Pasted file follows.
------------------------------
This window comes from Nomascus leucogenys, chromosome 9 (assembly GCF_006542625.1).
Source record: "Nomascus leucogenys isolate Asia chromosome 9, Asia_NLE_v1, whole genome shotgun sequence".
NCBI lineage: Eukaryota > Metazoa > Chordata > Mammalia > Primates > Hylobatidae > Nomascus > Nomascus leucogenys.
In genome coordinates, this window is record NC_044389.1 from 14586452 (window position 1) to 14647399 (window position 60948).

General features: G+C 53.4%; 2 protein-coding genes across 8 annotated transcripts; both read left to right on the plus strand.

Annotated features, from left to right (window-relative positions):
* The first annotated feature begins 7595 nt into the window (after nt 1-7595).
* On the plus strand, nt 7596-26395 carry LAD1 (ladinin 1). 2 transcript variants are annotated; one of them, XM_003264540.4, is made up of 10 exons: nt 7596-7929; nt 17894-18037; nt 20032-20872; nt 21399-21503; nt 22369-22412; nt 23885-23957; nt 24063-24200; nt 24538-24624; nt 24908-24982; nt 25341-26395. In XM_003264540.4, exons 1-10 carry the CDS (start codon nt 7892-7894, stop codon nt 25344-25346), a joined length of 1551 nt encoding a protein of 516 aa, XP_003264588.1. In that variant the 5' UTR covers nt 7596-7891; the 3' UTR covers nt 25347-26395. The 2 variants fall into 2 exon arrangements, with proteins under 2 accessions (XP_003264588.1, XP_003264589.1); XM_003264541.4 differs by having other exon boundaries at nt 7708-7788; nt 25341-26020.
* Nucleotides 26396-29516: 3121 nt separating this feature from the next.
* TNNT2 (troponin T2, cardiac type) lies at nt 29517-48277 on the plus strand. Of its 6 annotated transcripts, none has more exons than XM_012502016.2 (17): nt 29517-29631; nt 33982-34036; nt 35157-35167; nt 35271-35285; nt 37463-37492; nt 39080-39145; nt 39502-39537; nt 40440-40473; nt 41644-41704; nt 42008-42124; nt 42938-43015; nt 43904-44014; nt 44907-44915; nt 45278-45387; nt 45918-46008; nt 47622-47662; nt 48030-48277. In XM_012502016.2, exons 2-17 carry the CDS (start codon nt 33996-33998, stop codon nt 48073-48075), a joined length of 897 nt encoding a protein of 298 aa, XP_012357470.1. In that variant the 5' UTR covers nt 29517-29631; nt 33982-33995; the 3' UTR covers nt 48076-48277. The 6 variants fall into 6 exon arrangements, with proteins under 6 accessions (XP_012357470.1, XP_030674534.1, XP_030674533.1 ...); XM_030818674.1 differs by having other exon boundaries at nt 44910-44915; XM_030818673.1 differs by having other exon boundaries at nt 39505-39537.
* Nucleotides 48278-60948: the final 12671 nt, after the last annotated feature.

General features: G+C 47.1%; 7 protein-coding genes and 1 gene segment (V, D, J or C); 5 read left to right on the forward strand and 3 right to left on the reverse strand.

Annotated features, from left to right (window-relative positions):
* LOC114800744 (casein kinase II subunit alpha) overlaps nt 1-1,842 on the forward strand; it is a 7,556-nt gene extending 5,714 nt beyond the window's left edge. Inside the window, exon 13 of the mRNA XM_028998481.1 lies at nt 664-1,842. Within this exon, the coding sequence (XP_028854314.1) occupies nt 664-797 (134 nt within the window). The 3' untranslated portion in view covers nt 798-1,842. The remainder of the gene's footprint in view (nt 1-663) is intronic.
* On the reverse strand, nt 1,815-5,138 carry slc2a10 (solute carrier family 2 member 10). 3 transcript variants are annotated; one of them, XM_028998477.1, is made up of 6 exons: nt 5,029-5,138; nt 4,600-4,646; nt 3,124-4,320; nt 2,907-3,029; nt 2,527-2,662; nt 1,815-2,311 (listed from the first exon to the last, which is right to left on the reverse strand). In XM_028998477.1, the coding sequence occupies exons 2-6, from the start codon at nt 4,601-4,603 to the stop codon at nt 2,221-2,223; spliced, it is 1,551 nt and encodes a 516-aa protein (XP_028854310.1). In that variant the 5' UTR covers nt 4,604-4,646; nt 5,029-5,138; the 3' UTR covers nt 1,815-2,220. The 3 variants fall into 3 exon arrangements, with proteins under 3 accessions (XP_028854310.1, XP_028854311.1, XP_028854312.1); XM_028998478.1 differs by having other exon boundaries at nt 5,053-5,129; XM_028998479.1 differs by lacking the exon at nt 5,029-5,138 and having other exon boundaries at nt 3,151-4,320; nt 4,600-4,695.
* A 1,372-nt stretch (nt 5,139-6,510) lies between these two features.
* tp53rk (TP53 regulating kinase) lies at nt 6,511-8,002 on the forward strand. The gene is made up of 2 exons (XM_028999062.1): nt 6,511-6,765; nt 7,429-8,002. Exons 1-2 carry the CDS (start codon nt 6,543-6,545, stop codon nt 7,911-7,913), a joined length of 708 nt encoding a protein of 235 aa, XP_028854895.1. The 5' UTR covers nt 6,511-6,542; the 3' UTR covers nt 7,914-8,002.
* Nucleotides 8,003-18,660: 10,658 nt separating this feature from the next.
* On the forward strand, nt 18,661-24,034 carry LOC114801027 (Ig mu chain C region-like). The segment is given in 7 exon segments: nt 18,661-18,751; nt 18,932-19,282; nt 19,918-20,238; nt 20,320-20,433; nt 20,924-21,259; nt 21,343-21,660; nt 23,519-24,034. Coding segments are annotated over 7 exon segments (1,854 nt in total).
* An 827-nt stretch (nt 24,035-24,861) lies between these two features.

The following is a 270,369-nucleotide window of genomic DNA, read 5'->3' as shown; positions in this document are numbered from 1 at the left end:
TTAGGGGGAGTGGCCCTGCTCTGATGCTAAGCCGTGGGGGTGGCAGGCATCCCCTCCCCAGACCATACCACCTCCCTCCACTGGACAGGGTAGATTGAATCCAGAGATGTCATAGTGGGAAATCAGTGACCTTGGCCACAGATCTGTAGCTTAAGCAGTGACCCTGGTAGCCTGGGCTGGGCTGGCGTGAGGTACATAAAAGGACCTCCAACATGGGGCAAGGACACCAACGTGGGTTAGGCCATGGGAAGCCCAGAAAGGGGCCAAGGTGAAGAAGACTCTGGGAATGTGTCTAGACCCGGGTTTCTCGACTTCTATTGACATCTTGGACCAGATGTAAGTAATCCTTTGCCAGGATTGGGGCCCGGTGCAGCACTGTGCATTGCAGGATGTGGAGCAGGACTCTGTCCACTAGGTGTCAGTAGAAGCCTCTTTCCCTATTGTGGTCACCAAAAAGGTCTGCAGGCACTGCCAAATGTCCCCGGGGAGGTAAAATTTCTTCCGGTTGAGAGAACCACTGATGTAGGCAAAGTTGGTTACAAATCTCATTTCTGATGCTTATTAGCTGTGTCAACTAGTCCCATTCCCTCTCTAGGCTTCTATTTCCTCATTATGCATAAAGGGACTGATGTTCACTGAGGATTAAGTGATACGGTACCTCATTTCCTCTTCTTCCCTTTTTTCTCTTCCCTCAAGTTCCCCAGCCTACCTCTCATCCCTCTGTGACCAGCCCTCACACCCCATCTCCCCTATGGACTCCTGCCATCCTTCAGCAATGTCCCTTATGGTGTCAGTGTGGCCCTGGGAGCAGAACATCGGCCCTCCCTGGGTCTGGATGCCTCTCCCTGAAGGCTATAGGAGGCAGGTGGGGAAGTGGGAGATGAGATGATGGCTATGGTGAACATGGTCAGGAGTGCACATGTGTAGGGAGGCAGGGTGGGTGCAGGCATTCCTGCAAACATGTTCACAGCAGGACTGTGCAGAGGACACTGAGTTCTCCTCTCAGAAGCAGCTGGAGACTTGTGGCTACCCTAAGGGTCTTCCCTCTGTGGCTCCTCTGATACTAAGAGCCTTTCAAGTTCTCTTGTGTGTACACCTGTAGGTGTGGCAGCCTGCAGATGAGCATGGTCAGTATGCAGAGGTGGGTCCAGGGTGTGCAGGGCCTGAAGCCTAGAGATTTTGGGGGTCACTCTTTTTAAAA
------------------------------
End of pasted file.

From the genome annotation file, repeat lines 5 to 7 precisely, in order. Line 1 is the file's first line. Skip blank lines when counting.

General features: G+C 53.4%; 2 protein-coding genes across 8 annotated transcripts; both read left to right on the plus strand.

Annotated features, from left to right (window-relative positions):
* The first annotated feature begins 7595 nt into the window (after nt 1-7595).